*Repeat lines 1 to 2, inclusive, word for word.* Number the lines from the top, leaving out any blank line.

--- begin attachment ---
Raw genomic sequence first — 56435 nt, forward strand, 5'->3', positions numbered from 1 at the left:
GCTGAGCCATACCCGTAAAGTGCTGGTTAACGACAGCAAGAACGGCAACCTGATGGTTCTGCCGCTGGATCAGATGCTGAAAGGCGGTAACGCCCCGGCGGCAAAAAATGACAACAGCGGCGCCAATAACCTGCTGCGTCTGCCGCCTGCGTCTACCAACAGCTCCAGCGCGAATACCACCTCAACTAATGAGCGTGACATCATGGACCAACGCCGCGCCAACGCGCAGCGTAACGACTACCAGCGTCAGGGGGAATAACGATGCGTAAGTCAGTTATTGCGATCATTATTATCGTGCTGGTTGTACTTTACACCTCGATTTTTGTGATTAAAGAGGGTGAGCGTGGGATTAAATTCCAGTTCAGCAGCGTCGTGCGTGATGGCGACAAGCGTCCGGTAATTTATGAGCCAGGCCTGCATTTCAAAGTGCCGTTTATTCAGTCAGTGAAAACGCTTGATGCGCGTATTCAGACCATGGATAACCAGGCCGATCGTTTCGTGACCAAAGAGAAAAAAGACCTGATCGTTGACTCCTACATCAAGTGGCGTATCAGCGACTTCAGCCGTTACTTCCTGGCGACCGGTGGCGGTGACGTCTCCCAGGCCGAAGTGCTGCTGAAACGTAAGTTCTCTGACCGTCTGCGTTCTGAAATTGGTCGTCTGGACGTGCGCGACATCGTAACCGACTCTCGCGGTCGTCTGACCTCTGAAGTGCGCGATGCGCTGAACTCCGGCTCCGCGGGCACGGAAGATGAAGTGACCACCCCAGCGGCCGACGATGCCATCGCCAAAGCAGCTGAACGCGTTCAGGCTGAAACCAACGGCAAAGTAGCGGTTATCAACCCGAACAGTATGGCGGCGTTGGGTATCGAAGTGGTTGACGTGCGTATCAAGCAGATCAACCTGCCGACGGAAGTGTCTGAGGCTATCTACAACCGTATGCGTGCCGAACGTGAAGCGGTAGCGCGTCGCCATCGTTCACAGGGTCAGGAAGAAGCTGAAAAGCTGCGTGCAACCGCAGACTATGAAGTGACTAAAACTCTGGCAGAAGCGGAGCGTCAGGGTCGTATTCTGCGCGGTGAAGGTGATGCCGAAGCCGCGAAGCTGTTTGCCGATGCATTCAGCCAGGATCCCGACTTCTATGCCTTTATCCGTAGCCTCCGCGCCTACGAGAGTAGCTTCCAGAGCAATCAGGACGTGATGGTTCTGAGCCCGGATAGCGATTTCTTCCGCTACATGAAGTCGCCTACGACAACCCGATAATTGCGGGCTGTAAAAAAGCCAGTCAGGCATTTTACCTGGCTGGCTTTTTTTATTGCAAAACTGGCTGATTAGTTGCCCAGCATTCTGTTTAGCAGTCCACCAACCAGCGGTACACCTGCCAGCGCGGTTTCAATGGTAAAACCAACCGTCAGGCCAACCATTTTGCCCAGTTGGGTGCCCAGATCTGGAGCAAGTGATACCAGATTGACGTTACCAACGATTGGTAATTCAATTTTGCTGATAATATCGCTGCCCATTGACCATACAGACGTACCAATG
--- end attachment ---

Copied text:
Raw genomic sequence first — 56435 nt, forward strand, 5'->3', positions numbered from 1 at the left:
GCTGAGCCATACCCGTAAAGTGCTGGTTAACGACAGCAAGAACGGCAACCTGATGGTTCTGCCGCTGGATCAGATGCTGAAAGGCGGTAACGCCCCGGCGGCAAAAAATGACAACAGCGGCGCCAATAACCTGCTGCGTCTGCCGCCTGCGTCTACCAACAGCTCCAGCGCGAATACCACCTCAACTAATGAGCGTGACATCATGGACCAACGCCGCGCCAACGCGCAGCGTAACGACTACCAGCGTCAGGGGGAATAACGATGCGTAAGTCAGTTATTGCGATCATTATTATCGTGCTGGTTGTACTTTACACCTCGATTTTTGTGATTAAAGAGGGTGAGCGTGGGATTAAATTCCAGTTCAGCAGCGTCGTGCGTGATGGCGACAAGCGTCCGGTAATTTATGAGCCAGGCCTGCATTTCAAAGTGCCGTTTATTCAGTCAGTGAAAACGCTTGATGCGCGTATTCAGACCATGGATAACCAGGCCGATCGTTTCGTGACCAAAGAGAAAAAAGACCTGATCGTTGACTCCTACATCAAGTGGCGTATCAGCGACTTCAGCCGTTACTTCCTGGCGACCGGTGGCGGTGACGTCTCCCAGGCCGAAGTGCTGCTGAAACGTAAGTTCTCTGACCGTCTGCGTTCTGAAATTGGTCGTCTGGACGTGCGCGACATCGTAACCGACTCTCGCGGTCGTCTGACCTCTGAAGTGCGCGATGCGCTGAACTCCGGCTCCGCGGGCACGGAAGATGAAGTGACCACCCCAGCGGCCGACGATGCCATCGCCAAAGCAGCTGAACGCGTTCAGGCTGAAACCAACGGCAAAGTAGCGGTTATCAACCCGAACAGTATGGCGGCGTTGGGTATCGAAGTGGTTGACGTGCGTATCAAGCAGATCAACCTGCCGACGGAAGTGTCTGAGGCTATCTACAACCGTATGCGTGCCGAACGTGAAGCGGTAGCGCGTCGCCATCGTTCACAGGGTCAGGAAGAAGCTGAAAAGCTGCGTGCAACCGCAGACTATGAAGTGACTAAAACTCTGGCAGAAGCGGAGCGTCAGGGTCGTATTCTGCGCGGTGAAGGTGATGCCGAAGCCGCGAAGCTGTTTGCCGATGCATTCAGCCAGGATCCCGACTTCTATGCCTTTATCCGTAGCCTCCGCGCCTACGAGAGTAGCTTCCAGAGCAATCAGGACGTGATGGTTCTGAGCCCGGATAGCGATTTCTTCCGCTACATGAAGTCGCCTACGACAACCCGATAATTGCGGGCTGTAAAAAAGCCAGTCAGGCATTTTACCTGGCTGGCTTTTTTTATTGCAAAACTGGCTGATTAGTTGCCCAGCATTCTGTTTAGCAGTCCACCAACCAGCGGTACACCTGCCAGCGCGGTTTCAATGGTAAAACCAACCGTCAGGCCAACCATTTTGCCCAGTTGGGTGCCCAGATCTGGAGCAAGTGATACCAGATTGACGTTACCAACGATTGGTAATTCAATTTTGCTGATAATATCGCTGCCCATTGACCATACAGACGTACCAATG